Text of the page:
Grief: How relationships with friends have changed


A friend and I had a conversation just recently. And we talked about how things have changed with my friends. For one thing, having lost a child doesn’t exactly put you at the top of an invite list for social events.

Once I noticed this, I made the decision not to be bitter but to host more events on my own and reach out more. Start my own party so to speak.

But why was I still feeling left out?

My friend said something interesting in our conversation, “We haven’t changed how we’ve treated you.” And in general, that’s true.

Except for one thing that struck me later that night.

On this occasion, this friend opened up about a recent personal issue. That’s when I realized what was missing.

This was my aha moment!

I finally figured it out–few of my friends reach out and share with me any more. Except for other angel moms.*

When they do, they feel exceedingly guilty and apologize. Except this past Sunday. Someone finally did open up. And she did not apologize which was fantastic. All of a sudden I felt included again and I didn’t feel like an outsider.

I am missing those one-on-one conversations with people who’ve always trusted me.

Now let me make it clear, this omission of personal confidence is not malicious or intentional. It is, in fact, out of love and respect for my grief.

In truth I think these close friends probably think their problems seem insignificant compared to my son’s suicide and so don’t reach out like they used to. Or that they don’t want to burden me with their problems because they think I have enough to worry about.

It’s not a burden

The fact is, I still need this connection. It distracts me from what is going on in my own head and my own life. I feel included.

Life isn’t about checklists. It’s about the people with whom you form bonds.

I know right after Charles’ suicide, I was not in the frame of mind to be there for my friends and family. I simply couldn’t process anything.

I have really struggled to figure out what was different in my relationships with friends. It’s such a huge relief to have figured this out.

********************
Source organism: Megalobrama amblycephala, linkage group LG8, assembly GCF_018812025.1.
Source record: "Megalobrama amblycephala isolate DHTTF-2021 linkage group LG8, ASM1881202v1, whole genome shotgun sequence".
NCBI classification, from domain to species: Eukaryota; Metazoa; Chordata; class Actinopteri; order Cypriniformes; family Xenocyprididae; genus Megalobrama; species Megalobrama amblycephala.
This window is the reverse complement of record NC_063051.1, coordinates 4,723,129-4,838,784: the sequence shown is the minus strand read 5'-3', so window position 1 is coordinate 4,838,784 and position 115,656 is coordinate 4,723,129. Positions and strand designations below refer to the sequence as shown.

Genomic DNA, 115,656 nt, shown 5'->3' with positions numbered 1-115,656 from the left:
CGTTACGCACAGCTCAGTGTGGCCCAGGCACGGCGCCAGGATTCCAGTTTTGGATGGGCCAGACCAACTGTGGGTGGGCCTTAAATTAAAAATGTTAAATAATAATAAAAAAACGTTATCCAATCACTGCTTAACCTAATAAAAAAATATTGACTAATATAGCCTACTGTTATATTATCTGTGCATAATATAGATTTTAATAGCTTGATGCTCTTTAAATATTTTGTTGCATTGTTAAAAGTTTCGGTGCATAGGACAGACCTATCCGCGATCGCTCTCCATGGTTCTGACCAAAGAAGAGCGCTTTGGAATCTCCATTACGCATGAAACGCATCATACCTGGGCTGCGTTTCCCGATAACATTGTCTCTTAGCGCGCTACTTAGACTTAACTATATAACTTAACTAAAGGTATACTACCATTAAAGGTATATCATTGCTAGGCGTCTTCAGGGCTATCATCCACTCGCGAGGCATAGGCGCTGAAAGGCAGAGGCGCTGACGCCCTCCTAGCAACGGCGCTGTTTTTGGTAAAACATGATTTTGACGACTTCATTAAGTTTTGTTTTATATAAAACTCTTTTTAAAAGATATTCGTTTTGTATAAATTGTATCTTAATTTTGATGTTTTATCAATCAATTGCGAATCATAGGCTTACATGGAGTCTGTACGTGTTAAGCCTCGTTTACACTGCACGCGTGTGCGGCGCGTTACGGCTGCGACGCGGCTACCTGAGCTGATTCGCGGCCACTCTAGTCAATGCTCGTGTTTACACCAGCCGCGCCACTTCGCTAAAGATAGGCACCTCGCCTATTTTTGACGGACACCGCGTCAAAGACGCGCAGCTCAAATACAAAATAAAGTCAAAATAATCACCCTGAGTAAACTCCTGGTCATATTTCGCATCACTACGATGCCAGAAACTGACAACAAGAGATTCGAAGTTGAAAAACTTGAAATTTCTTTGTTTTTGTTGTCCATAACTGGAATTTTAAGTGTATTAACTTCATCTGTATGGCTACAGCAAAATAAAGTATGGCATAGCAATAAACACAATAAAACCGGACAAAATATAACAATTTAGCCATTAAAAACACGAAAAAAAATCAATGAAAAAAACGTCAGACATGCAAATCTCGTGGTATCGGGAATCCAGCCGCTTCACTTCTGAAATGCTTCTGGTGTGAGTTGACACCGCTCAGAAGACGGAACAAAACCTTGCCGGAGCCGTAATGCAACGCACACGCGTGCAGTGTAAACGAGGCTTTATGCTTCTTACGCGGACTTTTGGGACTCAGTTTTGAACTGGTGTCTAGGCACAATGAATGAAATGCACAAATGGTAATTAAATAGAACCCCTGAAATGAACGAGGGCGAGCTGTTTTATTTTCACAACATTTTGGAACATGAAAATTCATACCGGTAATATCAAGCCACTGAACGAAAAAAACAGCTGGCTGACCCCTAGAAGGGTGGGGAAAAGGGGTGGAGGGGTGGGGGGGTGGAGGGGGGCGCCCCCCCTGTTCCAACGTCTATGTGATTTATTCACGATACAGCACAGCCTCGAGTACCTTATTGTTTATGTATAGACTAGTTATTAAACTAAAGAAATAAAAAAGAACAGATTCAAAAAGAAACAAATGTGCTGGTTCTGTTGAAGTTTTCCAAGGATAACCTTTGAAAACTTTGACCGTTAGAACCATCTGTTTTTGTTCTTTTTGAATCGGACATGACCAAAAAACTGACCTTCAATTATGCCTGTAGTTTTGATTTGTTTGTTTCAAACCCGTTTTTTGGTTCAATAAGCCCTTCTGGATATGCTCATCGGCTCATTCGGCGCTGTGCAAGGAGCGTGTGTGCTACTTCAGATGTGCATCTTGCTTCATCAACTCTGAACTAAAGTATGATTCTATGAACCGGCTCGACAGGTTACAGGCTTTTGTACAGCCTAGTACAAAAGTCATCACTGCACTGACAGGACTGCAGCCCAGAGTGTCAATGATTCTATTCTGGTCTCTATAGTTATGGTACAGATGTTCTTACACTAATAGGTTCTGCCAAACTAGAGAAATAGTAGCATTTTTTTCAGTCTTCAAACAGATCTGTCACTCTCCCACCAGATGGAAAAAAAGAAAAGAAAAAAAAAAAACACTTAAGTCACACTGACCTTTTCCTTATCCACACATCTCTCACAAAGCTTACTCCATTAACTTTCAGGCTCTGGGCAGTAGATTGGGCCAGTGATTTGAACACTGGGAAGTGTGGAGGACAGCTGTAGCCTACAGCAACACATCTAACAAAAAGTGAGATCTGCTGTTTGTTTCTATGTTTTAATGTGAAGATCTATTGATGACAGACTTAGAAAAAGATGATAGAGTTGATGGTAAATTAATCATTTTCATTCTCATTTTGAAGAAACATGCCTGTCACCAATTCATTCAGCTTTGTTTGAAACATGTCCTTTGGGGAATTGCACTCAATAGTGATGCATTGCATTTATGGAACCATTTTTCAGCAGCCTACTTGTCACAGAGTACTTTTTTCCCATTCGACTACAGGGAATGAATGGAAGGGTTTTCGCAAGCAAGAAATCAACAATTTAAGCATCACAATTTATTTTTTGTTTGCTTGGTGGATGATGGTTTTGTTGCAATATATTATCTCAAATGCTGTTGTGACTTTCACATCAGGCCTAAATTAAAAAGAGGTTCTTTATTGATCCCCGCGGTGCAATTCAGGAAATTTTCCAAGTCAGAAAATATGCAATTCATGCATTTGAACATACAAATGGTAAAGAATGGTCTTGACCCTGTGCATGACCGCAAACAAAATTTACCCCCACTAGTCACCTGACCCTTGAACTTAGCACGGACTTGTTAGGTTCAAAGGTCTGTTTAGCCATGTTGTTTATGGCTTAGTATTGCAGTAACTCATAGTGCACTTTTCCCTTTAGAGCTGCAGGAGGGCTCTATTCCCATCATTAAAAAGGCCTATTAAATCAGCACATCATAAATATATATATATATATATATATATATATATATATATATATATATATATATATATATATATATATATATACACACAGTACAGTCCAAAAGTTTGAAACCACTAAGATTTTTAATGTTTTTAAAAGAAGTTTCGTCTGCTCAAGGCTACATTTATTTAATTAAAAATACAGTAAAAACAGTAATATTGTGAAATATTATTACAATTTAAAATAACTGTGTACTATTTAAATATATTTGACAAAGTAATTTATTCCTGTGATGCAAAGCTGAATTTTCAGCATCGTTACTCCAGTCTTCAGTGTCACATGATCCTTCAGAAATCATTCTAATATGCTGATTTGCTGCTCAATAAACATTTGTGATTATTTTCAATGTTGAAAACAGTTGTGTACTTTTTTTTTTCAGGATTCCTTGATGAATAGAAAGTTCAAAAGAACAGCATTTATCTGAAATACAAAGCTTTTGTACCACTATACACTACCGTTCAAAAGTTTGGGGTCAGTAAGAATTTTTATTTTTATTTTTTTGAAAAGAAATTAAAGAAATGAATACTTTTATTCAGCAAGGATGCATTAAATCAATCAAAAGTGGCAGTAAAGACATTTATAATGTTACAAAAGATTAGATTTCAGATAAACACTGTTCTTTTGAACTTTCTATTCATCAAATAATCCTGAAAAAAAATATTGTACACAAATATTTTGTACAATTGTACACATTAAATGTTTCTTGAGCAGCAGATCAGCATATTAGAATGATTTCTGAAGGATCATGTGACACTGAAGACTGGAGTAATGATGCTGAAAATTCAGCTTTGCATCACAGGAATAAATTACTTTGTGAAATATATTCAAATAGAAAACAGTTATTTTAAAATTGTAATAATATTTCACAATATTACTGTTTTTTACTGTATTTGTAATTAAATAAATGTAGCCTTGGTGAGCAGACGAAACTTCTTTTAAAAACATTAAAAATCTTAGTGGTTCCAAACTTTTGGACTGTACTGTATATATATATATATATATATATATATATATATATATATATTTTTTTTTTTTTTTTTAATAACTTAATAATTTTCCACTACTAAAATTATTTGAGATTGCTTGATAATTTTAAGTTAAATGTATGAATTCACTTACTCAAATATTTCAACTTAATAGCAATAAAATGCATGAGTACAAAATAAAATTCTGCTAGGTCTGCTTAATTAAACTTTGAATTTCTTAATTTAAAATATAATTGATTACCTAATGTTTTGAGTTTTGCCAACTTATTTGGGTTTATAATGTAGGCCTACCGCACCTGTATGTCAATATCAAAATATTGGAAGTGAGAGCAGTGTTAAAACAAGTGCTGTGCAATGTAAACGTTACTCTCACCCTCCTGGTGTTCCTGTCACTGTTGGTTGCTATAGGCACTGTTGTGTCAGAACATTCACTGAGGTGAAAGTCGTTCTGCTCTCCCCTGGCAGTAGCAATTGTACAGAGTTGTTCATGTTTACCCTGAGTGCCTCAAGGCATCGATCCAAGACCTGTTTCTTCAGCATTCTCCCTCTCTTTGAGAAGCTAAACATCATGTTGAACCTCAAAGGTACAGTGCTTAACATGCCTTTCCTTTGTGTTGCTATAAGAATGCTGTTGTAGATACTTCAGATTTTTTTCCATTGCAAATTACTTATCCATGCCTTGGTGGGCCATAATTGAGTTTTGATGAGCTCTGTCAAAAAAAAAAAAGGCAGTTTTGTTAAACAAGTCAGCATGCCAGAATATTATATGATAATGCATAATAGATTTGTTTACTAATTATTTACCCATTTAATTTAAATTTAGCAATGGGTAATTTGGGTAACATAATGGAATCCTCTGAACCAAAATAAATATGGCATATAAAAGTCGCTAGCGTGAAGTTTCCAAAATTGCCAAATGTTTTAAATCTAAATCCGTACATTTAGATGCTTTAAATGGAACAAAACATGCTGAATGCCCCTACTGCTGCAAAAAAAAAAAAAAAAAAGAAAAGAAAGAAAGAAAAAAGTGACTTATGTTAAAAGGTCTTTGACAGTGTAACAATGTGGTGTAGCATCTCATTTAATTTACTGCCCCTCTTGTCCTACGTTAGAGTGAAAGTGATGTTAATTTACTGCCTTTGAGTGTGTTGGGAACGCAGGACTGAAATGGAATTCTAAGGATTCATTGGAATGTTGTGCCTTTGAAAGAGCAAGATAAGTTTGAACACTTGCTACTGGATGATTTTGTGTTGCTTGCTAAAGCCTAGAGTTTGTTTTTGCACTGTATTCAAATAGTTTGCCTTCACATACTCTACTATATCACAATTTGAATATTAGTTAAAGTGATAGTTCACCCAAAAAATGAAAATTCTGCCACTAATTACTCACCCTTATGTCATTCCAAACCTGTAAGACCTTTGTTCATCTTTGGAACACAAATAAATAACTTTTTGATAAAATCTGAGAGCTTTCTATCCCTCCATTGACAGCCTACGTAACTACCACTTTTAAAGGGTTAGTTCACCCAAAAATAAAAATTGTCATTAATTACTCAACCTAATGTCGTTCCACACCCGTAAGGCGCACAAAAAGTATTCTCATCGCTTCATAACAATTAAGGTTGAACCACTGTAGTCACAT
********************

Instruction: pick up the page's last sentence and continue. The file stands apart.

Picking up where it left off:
While I can’t always solve a problem for someone else, I can listen and if you have asked for my advice or feedback, I can offer things to think about so you can arrive at the right decision for you.

I now understand why friends outside the “club no one wants to be in” hesitate to tell me about their divorce or separation, their issues at work, problems with their own kids. No one wanted me to feel more hurt than I already do. But in so doing, you’re actually leaving me out of your life.

In truth, hearing you talk about what’s going on with you, simply makes me feel like a normal human being again.

I’m just letting you know I still have ears and they are ready to listen!

*angel moms- moms who’ve lost a child 

Published by

AnneMoss Rogers

AnneMoss Rogers is a mental health and suicide education expert, mental health speaker, suicide prevention trainer and consultant. She is author of the Book, Diary of a Broken Mind and co-author of Emotionally Naked: A Teacher's Guide to Preventing Suicide and Recognizing Students at Risk with Kim O'Brien PhD, LICSW. She raised two boys, Richard and Charles, and lost her younger son, Charles to addiction and suicide on June 5, 2015. She is a motivational speaker who empowers by educating and provides life saving strategies and emotionally healthy coping skills. As talented and funny as Charles was, letting other people know they matter was his greatest gift. And now that's the legacy she carries forward in her son's memory. Mental Health Speakers Website.

7 thoughts on “Grief: How relationships with friends have changed”

  1. I have found my real friends, who i can count on one hand have no issue or struggle with talking to me about our son…i have also been told by a very long time friend “connie this could have happened to any of us” and while i appreciate that it didnt happen and i am still trying to make sense of this chaos … my point being the more we keep talking about addiction and suicide the more comfortable people will be to talk with us about this

  2. Anne,

    Funny how things do workout with these friendships! I feel that you and I are closer than ever. We have had each other’s backs exactly the way try girlfriends should!

    I have never felt guilty talking about my children with you because you are a valued friend and I enjoy the feedback we give each other. We have talked about Richard and we didn’t feel guilty!

    To me this is silly, the way others think they are protecting their supposed friend, when they are actually putting up walls that aren’t necessary. This can actually harm the friendship, NOT help it.

    If every woman would live by what true woman friendship is we would all be a lot better off. It’s been proven when we empower each other great things happen both personally and profressionally! #girfriendcode!

  3. Thank you Anne Moss. You are an inspiration for many. (I had the same experience when my husband died; none of my friends wanted to complain about their husbands, or anything else for that matter.) Time……..

  4. Such an awesome revelation and insight. Just curious–have you also found people are less likely to share joys with you too? Feeling a little guilty or uncomfortable that their (our) lives are great when you all have had great sadness? It’s so interesting how all those dynamics change. Not every angel mom will feel exactly as you do, but I’m sure many thank you today for these words. Hang in there!! ❤️

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